It is a difficult and painful experience being in the head of a man like Jim Demint. The junior senator from South Carolina was a darling of the Tea Party and the GOP when he predicted that health care would be the President’s “Waterloo”; now he is just another Republican eating a steady diet of crow. The bill that Mr. Demint said nobody would like once they read the details, is now a law that people are starting to support as the details come to light. Beyond his unfortunate foray into political prognostications, Jim Demint has proven to be a rather typical Republican rubber stamp, chalking up 100% voting records on every conservative plank.
Now, in light of the immigration law in Arizona, the good senator is trying to once again separate himself from the pack. He has aligned himself with the sullied reputation and questionable record of David Vitter (R-Louisiana), in an amendment designed to squelch the Obama Administration’s ability to file suit over Arizona’s infamous (and popular) SB 1070. Beyond the fact that Mr. Vitter is chair of the border security caucus, the move by Demint is questionable on two key points. First, David Vitter has real problems with his constituents that are likely to limit him throughout the campaign season. The Louisiana senator is dealing with fallout from his handling of a staff member’s criminal case, his apparent patronage of Washington D.C. prostitutes, and his tepid and uneven response to Hurricane Katrina.
The bigger problem with Demint’s choice though, is his oath of office. His amendment is an assault on the Constitution and the President’s sworn duty to uphold and defend it, as well as Senator Demint’s own sworn duty to uphold and defend the preeminent law of our land.
I do solemnly swear (or affirm) that I will support and defend the Constitution of the United States against all enemies, foreign and domestic; that I will bear true faith and allegiance to the same; that I take this obligation freely, without any mental reservation or purpose of evasion; and that I will well and faithfully discharge the duties of the office on which I am about to enter: So help me God.
The Constitution is very specific on the point of supremacy of federal laws over state laws. The lawsuit filed by the Justice Department has three causes of action: the supremacy clause, preemption, and the (dormant) commerce clause. The federal argument does not attack the law on either equal protection grounds (racial profiling) or 4th Amendment grounds (unwarranted search and seizure). The Obama Administration is not suing, in other words, to protect a minority, something that seems (and regrettably so) to be a point of emphasis in some reporting. This information is well-known to all in the halls of government, and is acknowledged by a diverse range of legal observers. Don’t believe me? Let’s listen to Fox News then:
That this action is par for the course for Republicans isn’t at issue. The strategy of the GOP since 2008, far from making a real attempt to propose sound conservative legislation, has been to reflexively attack every action by the Obama Administration and Democratic Congressional leadership. But this action is a specific, unwarranted, and egregious attack on Constitutional principles. He must know that the conservative justices on the Supreme Court, as strict constructionists, will not support the Arizona law. He must understand that all president’s must take the very action that Mr. Obama is now, regardless of, and in spite of the politics of the matter.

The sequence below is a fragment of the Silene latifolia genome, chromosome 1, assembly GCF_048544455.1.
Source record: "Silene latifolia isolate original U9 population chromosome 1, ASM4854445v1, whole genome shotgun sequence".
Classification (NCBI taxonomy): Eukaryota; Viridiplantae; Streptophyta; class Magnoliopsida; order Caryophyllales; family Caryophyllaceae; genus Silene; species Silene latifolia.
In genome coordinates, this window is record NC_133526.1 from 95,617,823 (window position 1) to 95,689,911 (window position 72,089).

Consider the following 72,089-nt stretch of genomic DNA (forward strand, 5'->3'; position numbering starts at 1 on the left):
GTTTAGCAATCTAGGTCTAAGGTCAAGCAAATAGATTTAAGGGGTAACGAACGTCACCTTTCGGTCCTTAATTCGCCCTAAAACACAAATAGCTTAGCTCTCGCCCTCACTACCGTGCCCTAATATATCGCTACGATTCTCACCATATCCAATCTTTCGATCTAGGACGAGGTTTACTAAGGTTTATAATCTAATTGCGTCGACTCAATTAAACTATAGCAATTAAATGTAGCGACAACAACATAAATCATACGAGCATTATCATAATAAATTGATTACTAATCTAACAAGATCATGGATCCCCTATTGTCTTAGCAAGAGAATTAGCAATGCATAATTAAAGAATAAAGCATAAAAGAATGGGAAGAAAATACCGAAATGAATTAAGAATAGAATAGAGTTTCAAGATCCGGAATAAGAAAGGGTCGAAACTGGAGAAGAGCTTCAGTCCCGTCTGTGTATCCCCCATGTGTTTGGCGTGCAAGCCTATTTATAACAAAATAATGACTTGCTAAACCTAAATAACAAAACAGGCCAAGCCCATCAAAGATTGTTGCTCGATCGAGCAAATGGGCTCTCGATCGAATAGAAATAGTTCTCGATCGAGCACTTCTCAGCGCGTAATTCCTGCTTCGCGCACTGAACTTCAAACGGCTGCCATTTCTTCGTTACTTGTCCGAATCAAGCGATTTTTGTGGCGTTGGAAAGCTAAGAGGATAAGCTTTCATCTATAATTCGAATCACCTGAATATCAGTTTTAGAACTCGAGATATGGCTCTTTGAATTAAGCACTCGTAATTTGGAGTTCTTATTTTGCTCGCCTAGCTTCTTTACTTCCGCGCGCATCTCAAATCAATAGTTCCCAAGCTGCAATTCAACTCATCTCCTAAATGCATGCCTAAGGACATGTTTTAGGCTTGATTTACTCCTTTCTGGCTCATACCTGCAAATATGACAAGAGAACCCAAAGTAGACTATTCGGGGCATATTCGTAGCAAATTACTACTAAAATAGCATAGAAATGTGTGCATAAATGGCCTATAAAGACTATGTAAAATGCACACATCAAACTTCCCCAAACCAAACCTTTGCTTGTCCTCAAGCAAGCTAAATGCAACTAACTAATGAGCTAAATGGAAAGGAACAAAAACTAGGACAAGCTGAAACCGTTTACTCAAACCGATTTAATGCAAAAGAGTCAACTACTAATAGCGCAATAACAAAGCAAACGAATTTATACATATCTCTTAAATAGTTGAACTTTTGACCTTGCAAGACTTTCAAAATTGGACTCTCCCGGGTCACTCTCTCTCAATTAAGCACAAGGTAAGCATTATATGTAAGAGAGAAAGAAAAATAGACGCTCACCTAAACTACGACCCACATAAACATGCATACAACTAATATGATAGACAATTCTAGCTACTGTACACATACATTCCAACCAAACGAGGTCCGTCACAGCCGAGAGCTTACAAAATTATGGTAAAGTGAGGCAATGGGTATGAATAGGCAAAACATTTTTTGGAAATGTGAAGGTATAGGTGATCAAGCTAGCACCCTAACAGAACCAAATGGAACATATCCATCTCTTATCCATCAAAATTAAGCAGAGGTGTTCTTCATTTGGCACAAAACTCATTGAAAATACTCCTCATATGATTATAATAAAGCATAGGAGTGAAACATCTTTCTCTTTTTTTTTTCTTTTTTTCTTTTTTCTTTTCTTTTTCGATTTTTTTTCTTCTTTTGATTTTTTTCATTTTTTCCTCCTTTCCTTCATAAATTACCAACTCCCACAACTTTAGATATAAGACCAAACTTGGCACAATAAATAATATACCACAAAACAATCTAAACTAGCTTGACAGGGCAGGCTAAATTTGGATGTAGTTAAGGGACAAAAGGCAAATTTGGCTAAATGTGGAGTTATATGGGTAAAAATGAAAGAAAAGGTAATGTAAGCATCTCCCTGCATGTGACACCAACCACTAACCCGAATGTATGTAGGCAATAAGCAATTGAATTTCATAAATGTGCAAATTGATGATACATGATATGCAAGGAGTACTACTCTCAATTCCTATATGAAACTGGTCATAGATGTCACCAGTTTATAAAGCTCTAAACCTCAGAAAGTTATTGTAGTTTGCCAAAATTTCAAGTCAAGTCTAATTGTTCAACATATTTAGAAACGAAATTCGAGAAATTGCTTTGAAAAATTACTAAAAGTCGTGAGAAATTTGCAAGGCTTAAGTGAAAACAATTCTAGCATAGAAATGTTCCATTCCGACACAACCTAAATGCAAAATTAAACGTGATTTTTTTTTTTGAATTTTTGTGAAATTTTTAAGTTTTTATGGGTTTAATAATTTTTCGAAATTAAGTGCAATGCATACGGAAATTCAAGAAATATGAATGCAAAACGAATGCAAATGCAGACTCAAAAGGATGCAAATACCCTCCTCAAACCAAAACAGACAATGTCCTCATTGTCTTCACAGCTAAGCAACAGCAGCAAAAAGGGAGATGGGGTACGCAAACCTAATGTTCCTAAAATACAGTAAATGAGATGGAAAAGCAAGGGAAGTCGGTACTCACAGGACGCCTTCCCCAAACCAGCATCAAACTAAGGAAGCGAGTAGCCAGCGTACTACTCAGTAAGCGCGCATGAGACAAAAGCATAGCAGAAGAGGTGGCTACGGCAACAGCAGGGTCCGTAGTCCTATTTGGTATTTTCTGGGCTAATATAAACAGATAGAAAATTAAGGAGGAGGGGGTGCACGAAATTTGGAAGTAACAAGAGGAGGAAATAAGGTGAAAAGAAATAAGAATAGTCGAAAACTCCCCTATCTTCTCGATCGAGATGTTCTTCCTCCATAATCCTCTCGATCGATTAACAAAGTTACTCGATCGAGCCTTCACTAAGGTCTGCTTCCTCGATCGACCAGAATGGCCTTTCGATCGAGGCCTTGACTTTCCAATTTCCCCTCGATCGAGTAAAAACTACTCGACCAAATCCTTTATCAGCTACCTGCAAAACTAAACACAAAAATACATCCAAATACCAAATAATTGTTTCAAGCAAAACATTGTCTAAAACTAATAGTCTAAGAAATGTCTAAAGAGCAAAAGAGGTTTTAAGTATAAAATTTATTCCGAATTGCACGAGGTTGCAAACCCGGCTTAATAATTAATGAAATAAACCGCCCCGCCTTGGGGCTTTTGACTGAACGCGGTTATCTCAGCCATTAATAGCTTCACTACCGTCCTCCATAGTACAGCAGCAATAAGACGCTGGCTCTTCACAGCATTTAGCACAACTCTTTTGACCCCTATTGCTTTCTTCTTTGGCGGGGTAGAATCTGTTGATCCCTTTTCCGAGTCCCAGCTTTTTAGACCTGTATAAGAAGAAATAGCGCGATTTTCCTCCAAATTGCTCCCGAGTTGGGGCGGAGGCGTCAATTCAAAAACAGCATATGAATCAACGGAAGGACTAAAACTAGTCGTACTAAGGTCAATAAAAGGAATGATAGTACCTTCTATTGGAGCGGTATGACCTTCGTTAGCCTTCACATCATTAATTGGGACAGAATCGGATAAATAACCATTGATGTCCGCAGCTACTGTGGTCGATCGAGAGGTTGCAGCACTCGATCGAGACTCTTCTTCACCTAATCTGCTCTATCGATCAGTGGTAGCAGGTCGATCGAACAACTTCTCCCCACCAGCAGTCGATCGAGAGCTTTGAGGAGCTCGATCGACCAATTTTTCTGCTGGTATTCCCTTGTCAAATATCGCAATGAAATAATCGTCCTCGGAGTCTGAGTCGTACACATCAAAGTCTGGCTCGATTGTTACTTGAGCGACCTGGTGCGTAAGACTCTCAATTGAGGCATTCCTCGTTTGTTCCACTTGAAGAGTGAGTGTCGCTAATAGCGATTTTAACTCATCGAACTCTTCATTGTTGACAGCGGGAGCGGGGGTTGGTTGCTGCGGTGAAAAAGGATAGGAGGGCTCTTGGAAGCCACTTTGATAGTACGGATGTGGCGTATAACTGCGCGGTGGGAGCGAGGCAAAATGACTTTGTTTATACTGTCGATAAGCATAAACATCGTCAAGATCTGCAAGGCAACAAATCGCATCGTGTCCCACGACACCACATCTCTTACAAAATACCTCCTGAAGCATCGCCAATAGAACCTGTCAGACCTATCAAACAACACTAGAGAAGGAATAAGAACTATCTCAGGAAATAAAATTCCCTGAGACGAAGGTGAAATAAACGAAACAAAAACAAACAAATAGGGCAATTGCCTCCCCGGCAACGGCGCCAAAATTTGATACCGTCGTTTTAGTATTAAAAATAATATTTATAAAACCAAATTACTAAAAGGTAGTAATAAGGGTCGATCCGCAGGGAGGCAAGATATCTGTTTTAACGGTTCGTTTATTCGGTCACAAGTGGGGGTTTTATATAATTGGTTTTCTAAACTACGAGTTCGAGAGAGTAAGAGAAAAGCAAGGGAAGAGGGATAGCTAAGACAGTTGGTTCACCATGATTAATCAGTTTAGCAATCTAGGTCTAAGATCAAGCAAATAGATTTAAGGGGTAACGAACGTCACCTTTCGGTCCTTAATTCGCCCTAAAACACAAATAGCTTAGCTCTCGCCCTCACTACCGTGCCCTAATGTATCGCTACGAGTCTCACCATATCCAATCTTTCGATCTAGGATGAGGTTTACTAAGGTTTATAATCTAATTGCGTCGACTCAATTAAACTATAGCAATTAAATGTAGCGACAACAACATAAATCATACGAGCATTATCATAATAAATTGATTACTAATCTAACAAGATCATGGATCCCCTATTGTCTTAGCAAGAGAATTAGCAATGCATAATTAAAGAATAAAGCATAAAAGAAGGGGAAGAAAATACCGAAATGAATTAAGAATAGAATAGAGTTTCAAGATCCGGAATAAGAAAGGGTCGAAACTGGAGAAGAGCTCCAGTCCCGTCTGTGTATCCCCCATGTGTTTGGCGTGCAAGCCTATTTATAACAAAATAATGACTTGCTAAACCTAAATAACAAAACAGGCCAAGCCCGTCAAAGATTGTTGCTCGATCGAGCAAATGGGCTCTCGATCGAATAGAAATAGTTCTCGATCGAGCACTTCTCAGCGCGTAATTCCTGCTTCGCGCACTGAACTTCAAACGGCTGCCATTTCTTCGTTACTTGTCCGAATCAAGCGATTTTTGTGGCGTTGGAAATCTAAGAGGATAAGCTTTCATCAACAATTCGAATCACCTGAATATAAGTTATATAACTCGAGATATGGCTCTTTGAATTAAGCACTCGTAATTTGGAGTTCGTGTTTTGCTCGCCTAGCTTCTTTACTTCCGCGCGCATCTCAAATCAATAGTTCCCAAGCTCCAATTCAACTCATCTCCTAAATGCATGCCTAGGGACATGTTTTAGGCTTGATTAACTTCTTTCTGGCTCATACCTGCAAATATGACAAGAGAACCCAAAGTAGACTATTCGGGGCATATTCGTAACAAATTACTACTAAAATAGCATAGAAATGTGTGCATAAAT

A secondary fact that serves to add insult to injury, is the fact that the Obama Administration, far from being lax on border security, has done more than the Bush Administration to enforce the laws. This fact is evidenced by the graph at left (click on the graph for better detail). Under President Obama’s leadership, illegal aliens have been deported at a higher rate than under President Bush (who himself did make a strong effort). Also, this administration has put its emphasis on criminal aliens, as seen in the graph. The Obama Administration deported more criminal aliens in 2009, than the Bush Administration did in the two full fiscal years after 9/11.
The good senator from South Carolina is, to be sure, dealing with a lot these days. His predictions on health care float like an albatross over his head. His stance as just another Republican senator leaves him far short of the stature and influence of fellow South Carolina Senator Lindsey Graham. In the fallout from the questionable South Carolina primaries (on both sides of the political spectrum), there has even been questions of impropriety cast in his direction. Election irregularities don’t have to be proved to cast a pall on a political figure in our modern age of cable news and the internet. So yes, Senator Demint has reason to be less than happy with his current political position.
Should all of that drama be mitigation for his desperate over-reach of political theater? Should the poisoned political climate excuse a senator from the most basic research required before entering such an aggressive amendment into the public record? The single answer for both of those questions must be no. There is no excuse or mitigation for a senator that fails to understand the basics of our Constitution; it is the document a senator must swear to uphold. It may not excuse his actions, but the explanation for them is simple; the blatant disrespect for, and contempt of this president has blinded many politicians to their responsibilities to the people and our posterity.
The Rational Middle is listening…